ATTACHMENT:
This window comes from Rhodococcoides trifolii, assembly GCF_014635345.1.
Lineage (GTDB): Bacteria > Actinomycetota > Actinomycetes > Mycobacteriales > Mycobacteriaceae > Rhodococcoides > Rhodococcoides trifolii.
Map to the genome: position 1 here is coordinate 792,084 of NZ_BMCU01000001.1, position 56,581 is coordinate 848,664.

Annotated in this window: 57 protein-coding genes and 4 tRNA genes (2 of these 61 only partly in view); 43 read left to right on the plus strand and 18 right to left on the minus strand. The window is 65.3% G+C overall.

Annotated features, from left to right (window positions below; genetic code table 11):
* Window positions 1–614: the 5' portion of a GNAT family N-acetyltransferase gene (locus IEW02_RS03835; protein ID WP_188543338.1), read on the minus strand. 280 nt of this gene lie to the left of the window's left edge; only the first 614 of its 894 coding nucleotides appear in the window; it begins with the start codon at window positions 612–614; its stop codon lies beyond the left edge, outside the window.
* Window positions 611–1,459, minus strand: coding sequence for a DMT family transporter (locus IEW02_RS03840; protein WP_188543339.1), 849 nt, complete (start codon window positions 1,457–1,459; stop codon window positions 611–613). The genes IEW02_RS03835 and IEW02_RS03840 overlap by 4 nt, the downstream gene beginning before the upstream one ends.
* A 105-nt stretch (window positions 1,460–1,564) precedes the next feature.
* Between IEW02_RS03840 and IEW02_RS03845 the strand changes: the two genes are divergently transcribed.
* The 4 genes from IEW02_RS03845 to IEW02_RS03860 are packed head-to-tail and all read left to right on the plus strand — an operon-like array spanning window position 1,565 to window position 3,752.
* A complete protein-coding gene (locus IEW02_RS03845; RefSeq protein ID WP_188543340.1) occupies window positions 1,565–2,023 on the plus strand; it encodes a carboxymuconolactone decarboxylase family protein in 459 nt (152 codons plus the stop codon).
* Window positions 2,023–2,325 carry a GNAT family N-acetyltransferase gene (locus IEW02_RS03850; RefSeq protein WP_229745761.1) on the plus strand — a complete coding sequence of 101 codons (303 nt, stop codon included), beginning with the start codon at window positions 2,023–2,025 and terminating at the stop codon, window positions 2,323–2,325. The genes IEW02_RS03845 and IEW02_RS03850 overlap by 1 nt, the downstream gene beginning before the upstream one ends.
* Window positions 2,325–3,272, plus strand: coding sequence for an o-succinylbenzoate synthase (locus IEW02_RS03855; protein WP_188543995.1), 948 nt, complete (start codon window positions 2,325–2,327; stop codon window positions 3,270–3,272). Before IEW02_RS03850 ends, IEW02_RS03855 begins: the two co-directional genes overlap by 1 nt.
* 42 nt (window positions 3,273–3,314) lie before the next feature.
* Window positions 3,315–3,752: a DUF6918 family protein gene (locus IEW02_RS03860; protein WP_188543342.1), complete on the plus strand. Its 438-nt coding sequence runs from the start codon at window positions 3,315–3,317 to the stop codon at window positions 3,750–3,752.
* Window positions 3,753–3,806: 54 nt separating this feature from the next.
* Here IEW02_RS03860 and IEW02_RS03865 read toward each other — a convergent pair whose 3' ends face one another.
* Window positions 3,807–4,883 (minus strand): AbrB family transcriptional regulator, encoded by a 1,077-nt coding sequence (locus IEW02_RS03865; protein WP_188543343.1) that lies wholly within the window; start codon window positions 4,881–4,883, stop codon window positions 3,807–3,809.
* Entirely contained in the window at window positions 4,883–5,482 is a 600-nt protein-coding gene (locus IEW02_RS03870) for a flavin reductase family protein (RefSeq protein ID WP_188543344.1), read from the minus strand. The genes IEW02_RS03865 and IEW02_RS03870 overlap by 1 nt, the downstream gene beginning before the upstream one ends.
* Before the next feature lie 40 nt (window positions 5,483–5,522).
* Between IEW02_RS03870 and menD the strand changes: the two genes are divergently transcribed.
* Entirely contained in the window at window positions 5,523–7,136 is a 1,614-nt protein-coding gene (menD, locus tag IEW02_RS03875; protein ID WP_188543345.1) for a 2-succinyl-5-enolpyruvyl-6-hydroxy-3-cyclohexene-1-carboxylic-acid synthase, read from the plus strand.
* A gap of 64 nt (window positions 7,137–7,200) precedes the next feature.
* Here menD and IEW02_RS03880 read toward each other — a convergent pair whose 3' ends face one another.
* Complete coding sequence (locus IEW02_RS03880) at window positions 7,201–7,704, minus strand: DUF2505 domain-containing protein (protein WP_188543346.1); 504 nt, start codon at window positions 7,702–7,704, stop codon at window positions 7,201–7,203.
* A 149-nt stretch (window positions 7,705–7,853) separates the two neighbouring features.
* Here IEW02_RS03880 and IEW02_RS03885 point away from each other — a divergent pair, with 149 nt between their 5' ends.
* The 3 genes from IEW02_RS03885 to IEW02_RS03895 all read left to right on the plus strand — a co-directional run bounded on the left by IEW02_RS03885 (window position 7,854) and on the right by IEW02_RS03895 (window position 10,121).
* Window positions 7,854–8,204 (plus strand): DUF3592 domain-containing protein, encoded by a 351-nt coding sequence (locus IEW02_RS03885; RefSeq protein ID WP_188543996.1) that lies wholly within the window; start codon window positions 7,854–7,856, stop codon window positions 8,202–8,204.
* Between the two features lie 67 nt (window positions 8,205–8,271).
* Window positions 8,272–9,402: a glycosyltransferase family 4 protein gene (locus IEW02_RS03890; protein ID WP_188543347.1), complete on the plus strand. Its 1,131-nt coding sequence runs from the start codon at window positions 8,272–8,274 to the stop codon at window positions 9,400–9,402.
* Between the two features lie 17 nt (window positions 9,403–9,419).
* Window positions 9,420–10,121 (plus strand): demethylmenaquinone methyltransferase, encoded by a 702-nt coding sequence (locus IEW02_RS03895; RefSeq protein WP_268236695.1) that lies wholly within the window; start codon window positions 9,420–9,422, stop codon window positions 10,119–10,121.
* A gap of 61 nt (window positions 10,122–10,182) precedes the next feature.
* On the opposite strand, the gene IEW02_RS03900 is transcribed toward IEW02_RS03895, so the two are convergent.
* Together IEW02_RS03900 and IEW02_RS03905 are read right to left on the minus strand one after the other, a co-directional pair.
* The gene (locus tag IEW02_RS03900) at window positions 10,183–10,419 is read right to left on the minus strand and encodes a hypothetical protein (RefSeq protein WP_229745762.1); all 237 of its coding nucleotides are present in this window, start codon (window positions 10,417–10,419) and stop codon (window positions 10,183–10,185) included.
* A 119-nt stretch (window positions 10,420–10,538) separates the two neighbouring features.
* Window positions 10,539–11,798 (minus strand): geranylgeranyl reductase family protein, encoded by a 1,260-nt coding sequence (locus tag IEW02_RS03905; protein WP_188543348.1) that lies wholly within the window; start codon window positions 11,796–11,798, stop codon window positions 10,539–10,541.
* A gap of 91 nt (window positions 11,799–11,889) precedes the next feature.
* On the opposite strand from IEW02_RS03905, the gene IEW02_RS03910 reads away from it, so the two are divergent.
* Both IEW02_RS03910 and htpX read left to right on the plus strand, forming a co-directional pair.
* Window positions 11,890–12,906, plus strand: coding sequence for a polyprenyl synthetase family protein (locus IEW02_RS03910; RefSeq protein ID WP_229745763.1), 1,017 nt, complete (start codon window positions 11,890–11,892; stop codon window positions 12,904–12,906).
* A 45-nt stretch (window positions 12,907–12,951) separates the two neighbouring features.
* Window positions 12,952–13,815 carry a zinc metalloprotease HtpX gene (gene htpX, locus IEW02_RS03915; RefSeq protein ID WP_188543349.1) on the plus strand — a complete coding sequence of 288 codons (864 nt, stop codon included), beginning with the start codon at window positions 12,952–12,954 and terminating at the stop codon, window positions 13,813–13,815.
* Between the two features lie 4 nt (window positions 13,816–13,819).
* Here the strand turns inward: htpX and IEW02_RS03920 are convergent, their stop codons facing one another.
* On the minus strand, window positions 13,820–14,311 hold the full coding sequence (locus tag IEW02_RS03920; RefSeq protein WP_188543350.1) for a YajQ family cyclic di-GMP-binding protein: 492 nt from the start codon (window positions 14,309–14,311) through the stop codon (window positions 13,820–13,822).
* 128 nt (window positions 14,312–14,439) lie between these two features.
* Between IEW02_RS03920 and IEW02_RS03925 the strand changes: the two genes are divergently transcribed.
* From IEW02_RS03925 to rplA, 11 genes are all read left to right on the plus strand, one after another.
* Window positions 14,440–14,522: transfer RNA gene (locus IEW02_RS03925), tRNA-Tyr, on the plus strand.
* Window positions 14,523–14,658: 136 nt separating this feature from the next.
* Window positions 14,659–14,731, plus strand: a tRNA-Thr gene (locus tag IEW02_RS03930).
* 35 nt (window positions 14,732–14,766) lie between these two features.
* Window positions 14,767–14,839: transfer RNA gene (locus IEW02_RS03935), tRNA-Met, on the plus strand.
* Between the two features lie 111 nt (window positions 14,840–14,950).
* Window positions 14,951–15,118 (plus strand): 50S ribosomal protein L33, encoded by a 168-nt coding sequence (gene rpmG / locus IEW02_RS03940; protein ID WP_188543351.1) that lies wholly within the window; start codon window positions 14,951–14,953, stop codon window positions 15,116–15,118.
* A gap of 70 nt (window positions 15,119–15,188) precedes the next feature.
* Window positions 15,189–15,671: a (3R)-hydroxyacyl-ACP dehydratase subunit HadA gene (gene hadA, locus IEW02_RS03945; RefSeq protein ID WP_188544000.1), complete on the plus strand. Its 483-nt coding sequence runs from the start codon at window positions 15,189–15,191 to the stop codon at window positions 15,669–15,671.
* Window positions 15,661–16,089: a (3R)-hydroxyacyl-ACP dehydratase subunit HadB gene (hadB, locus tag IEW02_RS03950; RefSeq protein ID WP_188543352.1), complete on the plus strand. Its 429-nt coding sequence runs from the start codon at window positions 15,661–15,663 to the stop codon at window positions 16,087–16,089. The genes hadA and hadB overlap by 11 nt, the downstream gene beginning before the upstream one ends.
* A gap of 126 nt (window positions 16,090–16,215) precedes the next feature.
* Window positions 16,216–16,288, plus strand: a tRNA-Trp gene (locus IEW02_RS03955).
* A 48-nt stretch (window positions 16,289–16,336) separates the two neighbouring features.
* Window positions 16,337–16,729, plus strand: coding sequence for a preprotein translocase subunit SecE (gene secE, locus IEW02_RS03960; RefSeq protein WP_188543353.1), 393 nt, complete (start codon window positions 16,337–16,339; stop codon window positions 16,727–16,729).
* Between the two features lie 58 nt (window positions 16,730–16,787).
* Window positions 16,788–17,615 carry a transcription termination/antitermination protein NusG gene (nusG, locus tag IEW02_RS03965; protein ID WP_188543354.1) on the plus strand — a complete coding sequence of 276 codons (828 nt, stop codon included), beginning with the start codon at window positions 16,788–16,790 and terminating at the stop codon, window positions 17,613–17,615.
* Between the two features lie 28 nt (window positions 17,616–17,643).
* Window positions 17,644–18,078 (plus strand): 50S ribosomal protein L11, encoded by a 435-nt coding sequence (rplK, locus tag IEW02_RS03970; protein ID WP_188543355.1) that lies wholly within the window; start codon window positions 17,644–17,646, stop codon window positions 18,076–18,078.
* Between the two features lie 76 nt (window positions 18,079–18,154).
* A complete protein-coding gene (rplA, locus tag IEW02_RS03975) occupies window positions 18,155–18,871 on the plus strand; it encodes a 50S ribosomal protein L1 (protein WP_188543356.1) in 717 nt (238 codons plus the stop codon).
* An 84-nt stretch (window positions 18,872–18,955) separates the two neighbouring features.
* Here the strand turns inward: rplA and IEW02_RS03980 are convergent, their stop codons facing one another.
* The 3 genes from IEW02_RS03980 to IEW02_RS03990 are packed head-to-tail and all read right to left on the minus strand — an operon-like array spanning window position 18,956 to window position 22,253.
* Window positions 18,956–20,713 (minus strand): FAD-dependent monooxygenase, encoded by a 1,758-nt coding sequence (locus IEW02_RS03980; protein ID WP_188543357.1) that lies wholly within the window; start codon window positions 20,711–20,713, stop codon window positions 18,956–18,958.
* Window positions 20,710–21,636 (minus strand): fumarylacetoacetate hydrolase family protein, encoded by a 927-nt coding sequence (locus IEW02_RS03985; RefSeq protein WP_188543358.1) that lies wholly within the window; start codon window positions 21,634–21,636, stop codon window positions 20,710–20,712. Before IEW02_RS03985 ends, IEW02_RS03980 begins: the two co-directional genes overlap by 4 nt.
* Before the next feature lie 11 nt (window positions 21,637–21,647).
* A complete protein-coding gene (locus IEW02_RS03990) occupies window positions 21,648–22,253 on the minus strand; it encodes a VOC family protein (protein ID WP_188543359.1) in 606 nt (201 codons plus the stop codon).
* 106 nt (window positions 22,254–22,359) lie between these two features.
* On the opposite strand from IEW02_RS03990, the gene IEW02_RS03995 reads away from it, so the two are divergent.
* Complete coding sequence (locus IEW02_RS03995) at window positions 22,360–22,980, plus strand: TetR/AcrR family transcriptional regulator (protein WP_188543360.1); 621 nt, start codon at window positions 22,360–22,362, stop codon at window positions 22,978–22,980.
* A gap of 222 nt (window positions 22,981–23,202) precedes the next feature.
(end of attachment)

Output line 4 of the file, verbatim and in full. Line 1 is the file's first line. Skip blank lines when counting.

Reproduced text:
Annotated in this window: 57 protein-coding genes and 4 tRNA genes (2 of these 61 only partly in view); 43 read left to right on the plus strand and 18 right to left on the minus strand. The window is 65.3% G+C overall.